Qatar Swings Both Ways: Can You Love Isis and Tarantino?

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By Heat Street Staff | 11:32 pm, June 9, 2017

They splurge on movie studios, $300 million paintings, and eye-popping real estate. They are among the financiers of first and last resort when legitimate international enterprises want to get a deal done. And if U.S. and Israeli intelligence claims are to be believed, financing ISIS is, or was, a part of the rather eclectic portfolio.

Ah yes, the strangely independent minded Qataris are kind of like the alternative lifestyle crowd of the great Gulf sheikdoms; awash in cash, throwing it around big time, and excited to entertain all sorts of suitors and experiences. Some of it in the name of power, some in the name of pleasure.

The breadth of the Qatari portfolio is magnificent. Did you know they own the Miramax movie library and name?

An entertainment company built by Jews with products that celebrated violence, sex, and decadent Western values, including classic movies such as Pulp Fiction. And it’s actually now in the same holding company as the Al Jazeera news network, an enterprise which has allowed Qatar to exercise considerable power in the region. Those two brands under the same roof may not be so strange; both Al Jazeera and Miramax created products with blood and guts. However for Al Jazeera’s first, seminal days this meant showcasing beheading videos and other disgusting terrorist propaganda.

And as for the whole funding of terror issue, it’s sometimes chalked up to “rogue princes” with “too much time on their hands.” Which is a really convenient excuse that was also used for years by Saudis when asked about the clear financial contributions to Al Qaeda from within the Saudi elite.

The 436 foot yacht “Al Mirqab” owned by a member of Qatar’s ruling Al Thani family passing by Saint Martin, French West Indies.

Some of the Qatari elite spend their time and money on more acceptable  pursuits, which also do not pose existential threats to Western civilization. Indeed the current Emir’s sister, the Sheikha Al Mayassa, is known as the single most important (biggest) buyer of art in the world.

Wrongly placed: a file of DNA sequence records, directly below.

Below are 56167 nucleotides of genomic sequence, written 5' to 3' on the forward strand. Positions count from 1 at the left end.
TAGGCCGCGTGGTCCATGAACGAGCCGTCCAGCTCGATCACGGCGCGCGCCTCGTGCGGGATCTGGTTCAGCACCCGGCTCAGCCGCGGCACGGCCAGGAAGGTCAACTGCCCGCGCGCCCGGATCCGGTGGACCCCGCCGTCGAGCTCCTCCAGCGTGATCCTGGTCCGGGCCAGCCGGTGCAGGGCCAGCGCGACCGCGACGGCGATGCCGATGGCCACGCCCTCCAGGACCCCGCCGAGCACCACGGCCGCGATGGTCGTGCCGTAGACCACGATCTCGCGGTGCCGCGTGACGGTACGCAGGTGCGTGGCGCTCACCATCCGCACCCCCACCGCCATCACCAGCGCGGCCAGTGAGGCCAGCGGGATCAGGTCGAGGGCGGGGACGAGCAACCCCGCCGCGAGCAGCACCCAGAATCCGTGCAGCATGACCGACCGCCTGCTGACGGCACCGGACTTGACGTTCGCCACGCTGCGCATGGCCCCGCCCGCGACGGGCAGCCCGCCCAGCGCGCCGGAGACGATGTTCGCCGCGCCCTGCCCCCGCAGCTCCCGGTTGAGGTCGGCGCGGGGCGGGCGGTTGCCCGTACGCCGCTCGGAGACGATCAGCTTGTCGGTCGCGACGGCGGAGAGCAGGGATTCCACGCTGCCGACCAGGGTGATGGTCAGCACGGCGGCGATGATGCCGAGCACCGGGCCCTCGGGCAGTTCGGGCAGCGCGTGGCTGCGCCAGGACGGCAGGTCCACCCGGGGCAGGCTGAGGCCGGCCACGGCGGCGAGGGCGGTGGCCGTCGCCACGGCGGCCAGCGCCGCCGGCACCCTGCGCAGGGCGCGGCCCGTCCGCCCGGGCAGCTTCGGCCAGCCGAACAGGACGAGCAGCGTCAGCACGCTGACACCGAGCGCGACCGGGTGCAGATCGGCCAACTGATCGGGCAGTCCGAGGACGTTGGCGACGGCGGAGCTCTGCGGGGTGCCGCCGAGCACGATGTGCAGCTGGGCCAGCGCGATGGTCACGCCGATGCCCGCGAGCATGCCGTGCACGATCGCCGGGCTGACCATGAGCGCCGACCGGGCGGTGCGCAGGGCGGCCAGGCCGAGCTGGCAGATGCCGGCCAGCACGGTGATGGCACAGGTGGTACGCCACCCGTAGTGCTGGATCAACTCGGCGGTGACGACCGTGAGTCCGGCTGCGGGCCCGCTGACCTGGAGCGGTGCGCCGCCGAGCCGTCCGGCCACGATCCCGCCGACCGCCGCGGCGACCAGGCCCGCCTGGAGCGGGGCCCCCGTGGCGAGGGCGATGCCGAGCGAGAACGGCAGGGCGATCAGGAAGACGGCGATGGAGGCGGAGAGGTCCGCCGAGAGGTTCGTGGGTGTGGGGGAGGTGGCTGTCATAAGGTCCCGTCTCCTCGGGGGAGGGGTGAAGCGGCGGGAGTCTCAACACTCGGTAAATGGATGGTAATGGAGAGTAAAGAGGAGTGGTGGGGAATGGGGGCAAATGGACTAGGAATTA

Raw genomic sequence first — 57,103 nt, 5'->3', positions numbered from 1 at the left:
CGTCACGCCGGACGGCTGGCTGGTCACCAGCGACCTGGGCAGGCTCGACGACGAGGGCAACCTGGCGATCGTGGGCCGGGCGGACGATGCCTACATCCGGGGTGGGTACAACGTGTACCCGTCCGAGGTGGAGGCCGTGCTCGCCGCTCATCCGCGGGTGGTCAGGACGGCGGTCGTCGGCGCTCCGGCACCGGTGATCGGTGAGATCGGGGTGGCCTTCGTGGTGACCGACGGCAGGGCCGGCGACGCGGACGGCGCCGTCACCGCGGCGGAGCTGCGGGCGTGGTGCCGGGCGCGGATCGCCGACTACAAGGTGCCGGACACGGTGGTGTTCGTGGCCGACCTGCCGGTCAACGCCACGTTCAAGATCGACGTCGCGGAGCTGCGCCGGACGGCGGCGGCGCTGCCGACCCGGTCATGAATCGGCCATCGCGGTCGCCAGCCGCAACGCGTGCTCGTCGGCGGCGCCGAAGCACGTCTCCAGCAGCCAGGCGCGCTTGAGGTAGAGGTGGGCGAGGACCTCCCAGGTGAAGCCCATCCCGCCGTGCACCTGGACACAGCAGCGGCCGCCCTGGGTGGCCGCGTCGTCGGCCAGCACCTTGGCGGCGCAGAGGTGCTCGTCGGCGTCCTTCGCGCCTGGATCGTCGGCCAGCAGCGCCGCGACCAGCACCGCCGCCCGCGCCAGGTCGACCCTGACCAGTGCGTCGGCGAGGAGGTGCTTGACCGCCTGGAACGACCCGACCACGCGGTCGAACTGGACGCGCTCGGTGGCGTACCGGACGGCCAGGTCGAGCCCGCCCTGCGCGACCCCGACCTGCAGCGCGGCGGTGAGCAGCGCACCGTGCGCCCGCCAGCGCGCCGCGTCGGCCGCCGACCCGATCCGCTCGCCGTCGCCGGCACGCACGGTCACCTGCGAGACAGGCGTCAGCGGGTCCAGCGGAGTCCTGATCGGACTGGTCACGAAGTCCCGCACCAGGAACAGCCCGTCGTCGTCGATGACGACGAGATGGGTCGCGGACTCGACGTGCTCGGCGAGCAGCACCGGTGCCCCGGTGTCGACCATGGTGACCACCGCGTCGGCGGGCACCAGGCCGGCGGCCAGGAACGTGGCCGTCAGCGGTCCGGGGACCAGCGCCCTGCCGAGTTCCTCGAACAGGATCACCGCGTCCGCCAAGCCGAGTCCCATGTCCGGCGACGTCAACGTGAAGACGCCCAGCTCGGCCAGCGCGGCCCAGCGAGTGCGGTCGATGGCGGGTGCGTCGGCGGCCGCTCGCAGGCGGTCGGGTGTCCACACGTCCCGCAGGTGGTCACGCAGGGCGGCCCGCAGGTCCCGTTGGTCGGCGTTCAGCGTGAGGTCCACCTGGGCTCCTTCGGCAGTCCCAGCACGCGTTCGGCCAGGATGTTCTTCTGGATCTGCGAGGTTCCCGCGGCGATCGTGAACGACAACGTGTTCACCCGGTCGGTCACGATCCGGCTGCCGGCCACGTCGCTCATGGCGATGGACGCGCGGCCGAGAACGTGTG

She has built a fantastic museum in Doha that has “brought the world’s leading contemporary artists — including Damien Hirst, Takashi Murakami and Richard Serra — to the region, and she’s thought to have overseen Qatar’s $300-million purchase of Paul Gaugin’s “When Will You Marry,” the most expensive painting ever sold, in 2015.”

And while Mayassa’s (distant?) relatives may aid the blood-thirsty black flag crowd, her brother’s sovereign investment fund, the QIA, may be your landlord. “The QIA was the fourth-biggest investor in U.S. office space in 2016, mostly in New York and Los Angeles, according to Real Capital Analytics Inc. The fund acquired almost 10 percent of Empire State Building owner Empire State Realty Trust Inc. last year, and partnered with Brookfield Property Partners LP on an $8.6 billion mixed-use project on New York’s far west side.”

Among business people who travel to the Gulf there is a story told that a bunch of Emiratis (the guys from Abu Dhabi and their poorer relations in Dubai) are sitting around making fun of the Qataris. “We are analytical say,” says the Emiratis, “we only pay double what stuff is worth in our deals, those F-ing Qataris pay 4x, 5x.”

The Qataris are more cagey when it comes to international power dynamics and they do cherish their ability to play both sides. They cozy up to Iran and also host a very important U.S. air base. They support Hamas in the Palestinian territories and are friendly with Hezbollah in Lebanon, both of which the U.S. labels as terrorist organizations.

Qatar says it’s just following the will of the people across the Arab world and thumbing its nose at the elites. Like everything in the Middle East, there is always another side to the (golden) coin.

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